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Top 10 Ways to Engage Time-Crunched Builders & Contractors

Engineer and construction team working safely on high rise building scaffolding

What’s the typical day for a builder, GC or tradesperson? In 2018, it’s not all that typical. All of these professionals are used to wearing many different hats: scheduler, planner, designer, and buyer; as well as employer, recruiter, HR manager, and trainer.

Because of this, builders, GCs, and trades don’t have the time in their day that they used to.

For almost five years, industry associations have pointed to worker shortages in the construction industry. The Associated General Contractors of America began reporting on it as early as mid-2013 when the association surveyed members about the issue, based on a growing pattern of anecdotal reports. In the months that followed, AGCA issued many other reports declaring tightness in the labor market.

The prolonged worker shortage has fallout effects on marketers of building materials: It’s left their customers with less time to learn about new products, schedule work, prepare bids, create budgets and specify unfamiliar building materials. Companies that want to increase sales and market share with this target audience need to respond to what the labor shortage is doing to their customers.

Marketing Strategies Inspired by the Labor Shortage

The best actions for building materials marketers to take in a tight labor market? Find ways to reduce friction, cut hassles, and improve labor productivity. These 10 marketing ideas for building materials manufacturers, each detailed in our recent blog posts, are built on engaging contractors and builders by saving them time and effort in several ways:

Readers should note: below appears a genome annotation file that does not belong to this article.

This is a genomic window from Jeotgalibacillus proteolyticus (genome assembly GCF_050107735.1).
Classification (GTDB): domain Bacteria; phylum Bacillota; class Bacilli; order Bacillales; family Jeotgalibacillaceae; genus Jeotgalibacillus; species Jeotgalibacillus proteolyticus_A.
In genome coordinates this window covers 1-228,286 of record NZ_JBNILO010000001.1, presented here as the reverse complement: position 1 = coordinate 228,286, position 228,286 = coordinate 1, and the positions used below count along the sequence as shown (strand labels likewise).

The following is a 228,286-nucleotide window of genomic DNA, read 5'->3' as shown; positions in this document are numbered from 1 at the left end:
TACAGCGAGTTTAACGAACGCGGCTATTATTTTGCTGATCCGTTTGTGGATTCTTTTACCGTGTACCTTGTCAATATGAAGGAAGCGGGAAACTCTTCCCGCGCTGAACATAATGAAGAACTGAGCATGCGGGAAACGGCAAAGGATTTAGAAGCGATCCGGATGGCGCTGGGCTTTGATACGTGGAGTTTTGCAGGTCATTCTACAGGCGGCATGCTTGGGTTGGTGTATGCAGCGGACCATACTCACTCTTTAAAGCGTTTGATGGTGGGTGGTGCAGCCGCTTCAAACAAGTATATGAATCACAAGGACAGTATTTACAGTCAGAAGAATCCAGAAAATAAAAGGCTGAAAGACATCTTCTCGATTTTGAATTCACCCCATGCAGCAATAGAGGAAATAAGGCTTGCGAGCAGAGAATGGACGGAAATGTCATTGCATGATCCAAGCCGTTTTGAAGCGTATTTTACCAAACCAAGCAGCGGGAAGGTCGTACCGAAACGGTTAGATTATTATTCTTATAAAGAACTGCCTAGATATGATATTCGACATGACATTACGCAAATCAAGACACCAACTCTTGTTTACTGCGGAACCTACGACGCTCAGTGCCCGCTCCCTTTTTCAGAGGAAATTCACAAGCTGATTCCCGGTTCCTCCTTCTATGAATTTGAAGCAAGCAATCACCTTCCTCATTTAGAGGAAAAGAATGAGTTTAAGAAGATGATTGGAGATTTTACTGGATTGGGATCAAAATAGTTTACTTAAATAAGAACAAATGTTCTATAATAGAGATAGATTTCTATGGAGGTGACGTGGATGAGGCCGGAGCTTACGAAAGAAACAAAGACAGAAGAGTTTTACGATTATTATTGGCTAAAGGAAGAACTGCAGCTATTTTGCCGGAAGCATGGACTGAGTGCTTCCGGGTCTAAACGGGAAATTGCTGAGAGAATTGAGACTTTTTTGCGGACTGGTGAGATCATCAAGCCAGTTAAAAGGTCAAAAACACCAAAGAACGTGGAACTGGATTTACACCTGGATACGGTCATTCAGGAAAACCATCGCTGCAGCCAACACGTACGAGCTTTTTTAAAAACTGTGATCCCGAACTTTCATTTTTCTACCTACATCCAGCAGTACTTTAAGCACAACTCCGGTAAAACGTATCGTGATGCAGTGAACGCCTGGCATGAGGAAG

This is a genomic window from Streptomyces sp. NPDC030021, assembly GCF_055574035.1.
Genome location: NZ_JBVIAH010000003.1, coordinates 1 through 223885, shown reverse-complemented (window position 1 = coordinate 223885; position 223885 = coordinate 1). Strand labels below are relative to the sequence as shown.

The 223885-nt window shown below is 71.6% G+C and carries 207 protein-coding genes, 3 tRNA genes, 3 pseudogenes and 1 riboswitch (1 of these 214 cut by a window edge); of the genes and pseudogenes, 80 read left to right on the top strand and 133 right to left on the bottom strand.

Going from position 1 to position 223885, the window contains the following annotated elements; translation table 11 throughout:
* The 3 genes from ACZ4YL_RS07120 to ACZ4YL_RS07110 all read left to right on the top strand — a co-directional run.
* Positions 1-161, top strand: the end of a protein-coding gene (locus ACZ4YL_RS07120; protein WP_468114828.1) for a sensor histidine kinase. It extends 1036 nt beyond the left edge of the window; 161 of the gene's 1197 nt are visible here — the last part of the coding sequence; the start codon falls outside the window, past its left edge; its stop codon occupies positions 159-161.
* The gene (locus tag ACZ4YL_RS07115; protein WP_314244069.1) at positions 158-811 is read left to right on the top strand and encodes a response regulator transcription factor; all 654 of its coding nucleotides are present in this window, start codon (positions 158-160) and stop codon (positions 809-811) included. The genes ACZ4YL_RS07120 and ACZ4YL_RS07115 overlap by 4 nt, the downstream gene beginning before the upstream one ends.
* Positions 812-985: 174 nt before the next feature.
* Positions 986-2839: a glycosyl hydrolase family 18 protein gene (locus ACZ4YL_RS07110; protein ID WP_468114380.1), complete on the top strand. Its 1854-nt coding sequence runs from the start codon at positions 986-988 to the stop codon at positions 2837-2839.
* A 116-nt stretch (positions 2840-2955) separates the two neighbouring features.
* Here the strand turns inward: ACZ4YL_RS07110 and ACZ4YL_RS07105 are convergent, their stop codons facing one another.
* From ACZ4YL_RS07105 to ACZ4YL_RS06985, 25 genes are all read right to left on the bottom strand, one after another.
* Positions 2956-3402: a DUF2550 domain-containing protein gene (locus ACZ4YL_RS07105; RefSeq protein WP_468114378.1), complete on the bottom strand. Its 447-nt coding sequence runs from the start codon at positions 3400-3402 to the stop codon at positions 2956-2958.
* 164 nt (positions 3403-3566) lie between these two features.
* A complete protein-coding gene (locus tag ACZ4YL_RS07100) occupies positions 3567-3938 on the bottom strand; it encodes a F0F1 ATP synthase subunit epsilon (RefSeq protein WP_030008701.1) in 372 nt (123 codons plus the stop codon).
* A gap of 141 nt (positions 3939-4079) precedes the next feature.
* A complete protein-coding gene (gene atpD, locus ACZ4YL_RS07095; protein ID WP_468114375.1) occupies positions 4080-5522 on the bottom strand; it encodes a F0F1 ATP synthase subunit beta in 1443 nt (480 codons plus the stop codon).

1. Track the changes brought by the construction industry’s labor shortage. Understanding how the current construction industry workforce is different from yesterday’s reveals opportunities for marketers to help ease the labor burden in areas like training, education, and specification.
  2. Help the construction industry make up for lost time. Cover more ground by partnering with a B2B marketing organization that understands the building materials customer’s buying journey and how products are specified.
  3. Think critically about your target audience and what’s it’s like to be the buyer. Then look for ways to reduce hassles in the buying process. Add up the time and effort customers have to contribute, when it comes to pricing, installation, ordering, invoicing, and more.  
  4. Ask your Technical Support and Customer Service teams what customers are saying about you. Their insights could be eye-opening and could lead to revolutionary ideas, services and business opportunities.
  5. Develop brand promises about how your building materials and related services are saving time and effort for contractors. Tie your company’s purpose back to day-to-day solutions you’re delivering builders and contractors.
  6. Be thoughtful about messaging. Use segmented strategies to ensure the right messaging reaches the right people at the right times and places. Above all, avoid disruptive messaging in a time-stretched market, because it can harm sales.
  7. Use marketing technology to tailor, refine and automate messaging strategies. These tools will optimize messaging strategies by helping to understand how to reach customers, linking customers to their place in the buyer’s journey, and giving them answers, quickly.
  8. Take a look at typical marketing analytics benchmarks. Then, do better. Achieving higher conversion numbers than the competition is the best way to attract and engage customers, grow market share and displace other specifications.
  9. Launch new products that respond to the labor shortage, and make it easy for contractors to give them a try. Highlight how the new products save contractors’ time and effort down the road, too.
  10. Don’t underestimate the power of continuous improvement. Keep tracking your results and making changes to your marketing plans.

With these ideas, building materials marketers do two things: respond to the construction industry’s labor shortage, and save time and effort for customers in meaningful ways. If Point To Point can help you dig into these strategies to engage more time-crunched builders and contractors, give us a call.






Topics: Building Products Manufacturing